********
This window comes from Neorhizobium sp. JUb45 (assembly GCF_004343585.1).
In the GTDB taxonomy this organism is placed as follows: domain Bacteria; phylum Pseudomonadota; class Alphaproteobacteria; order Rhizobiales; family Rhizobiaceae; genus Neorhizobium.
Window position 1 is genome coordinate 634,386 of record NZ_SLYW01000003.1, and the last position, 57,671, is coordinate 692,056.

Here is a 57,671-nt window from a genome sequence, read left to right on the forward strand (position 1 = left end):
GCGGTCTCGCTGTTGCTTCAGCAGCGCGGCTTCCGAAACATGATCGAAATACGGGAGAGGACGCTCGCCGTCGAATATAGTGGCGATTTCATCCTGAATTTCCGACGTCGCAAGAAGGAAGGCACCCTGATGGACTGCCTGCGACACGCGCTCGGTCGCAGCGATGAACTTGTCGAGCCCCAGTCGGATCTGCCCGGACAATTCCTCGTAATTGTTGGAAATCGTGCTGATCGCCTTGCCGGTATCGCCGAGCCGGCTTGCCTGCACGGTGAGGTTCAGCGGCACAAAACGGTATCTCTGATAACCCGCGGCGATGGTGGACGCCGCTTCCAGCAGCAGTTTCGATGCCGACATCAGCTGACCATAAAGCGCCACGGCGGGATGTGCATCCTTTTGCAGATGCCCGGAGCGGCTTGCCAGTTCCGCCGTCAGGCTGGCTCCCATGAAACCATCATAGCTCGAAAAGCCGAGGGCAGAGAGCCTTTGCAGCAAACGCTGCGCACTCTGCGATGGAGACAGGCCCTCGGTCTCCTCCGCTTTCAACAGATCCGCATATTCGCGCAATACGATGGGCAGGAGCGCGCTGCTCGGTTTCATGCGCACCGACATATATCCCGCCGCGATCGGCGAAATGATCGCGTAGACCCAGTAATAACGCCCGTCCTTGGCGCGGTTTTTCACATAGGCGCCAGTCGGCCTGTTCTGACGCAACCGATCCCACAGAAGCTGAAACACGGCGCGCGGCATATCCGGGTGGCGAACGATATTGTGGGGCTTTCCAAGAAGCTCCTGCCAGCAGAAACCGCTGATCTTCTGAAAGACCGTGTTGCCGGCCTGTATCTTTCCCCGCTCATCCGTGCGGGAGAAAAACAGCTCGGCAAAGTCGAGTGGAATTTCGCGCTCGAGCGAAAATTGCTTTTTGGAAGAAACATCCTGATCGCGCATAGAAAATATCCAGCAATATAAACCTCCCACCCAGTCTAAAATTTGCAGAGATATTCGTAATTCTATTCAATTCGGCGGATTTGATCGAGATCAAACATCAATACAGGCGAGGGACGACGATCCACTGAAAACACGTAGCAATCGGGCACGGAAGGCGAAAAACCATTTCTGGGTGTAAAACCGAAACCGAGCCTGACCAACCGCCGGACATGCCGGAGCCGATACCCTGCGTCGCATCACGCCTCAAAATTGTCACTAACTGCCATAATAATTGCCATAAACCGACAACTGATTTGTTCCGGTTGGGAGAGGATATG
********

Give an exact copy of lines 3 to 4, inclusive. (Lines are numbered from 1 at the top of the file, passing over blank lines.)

Window position 1 is genome coordinate 634,386 of record NZ_SLYW01000003.1, and the last position, 57,671, is coordinate 692,056.

Here is a 57,671-nt window from a genome sequence, read left to right on the forward strand (position 1 = left end):